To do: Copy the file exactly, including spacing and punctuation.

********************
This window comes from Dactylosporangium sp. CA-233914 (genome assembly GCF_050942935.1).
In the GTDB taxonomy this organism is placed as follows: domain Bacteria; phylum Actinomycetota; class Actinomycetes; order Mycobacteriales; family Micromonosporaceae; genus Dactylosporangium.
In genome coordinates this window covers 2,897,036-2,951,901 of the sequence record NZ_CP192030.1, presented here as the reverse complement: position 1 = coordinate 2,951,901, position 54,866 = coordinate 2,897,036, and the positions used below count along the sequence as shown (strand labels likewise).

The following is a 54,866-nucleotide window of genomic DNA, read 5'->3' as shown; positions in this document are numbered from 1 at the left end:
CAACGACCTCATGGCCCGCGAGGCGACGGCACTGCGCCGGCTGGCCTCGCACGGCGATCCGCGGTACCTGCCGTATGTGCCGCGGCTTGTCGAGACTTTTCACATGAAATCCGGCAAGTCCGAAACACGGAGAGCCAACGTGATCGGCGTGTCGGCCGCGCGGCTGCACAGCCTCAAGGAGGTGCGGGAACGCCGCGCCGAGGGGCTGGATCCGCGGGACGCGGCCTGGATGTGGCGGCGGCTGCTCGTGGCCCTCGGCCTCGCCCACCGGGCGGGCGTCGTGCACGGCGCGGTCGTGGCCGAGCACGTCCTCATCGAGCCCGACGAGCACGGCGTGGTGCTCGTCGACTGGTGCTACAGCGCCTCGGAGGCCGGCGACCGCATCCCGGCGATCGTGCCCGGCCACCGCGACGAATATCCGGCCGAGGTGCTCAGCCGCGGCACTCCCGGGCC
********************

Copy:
This window comes from Dactylosporangium sp. CA-233914 (genome assembly GCF_050942935.1).
In the GTDB taxonomy this organism is placed as follows: domain Bacteria; phylum Actinomycetota; class Actinomycetes; order Mycobacteriales; family Micromonosporaceae; genus Dactylosporangium.
In genome coordinates this window covers 2,897,036-2,951,901 of the sequence record NZ_CP192030.1, presented here as the reverse complement: position 1 = coordinate 2,951,901, position 54,866 = coordinate 2,897,036, and the positions used below count along the sequence as shown (strand labels likewise).

The following is a 54,866-nucleotide window of genomic DNA, read 5'->3' as shown; positions in this document are numbered from 1 at the left end:
CAACGACCTCATGGCCCGCGAGGCGACGGCACTGCGCCGGCTGGCCTCGCACGGCGATCCGCGGTACCTGCCGTATGTGCCGCGGCTTGTCGAGACTTTTCACATGAAATCCGGCAAGTCCGAAACACGGAGAGCCAACGTGATCGGCGTGTCGGCCGCGCGGCTGCACAGCCTCAAGGAGGTGCGGGAACGCCGCGCCGAGGGGCTGGATCCGCGGGACGCGGCCTGGATGTGGCGGCGGCTGCTCGTGGCCCTCGGCCTCGCCCACCGGGCGGGCGTCGTGCACGGCGCGGTCGTGGCCGAGCACGTCCTCATCGAGCCCGACGAGCACGGCGTGGTGCTCGTCGACTGGTGCTACAGCGCCTCGGAGGCCGGCGACCGCATCCCGGCGATCGTGCCCGGCCACCGCGACGAATATCCGGCCGAGGTGCTCAGCCGCGGCACTCCCGGGCC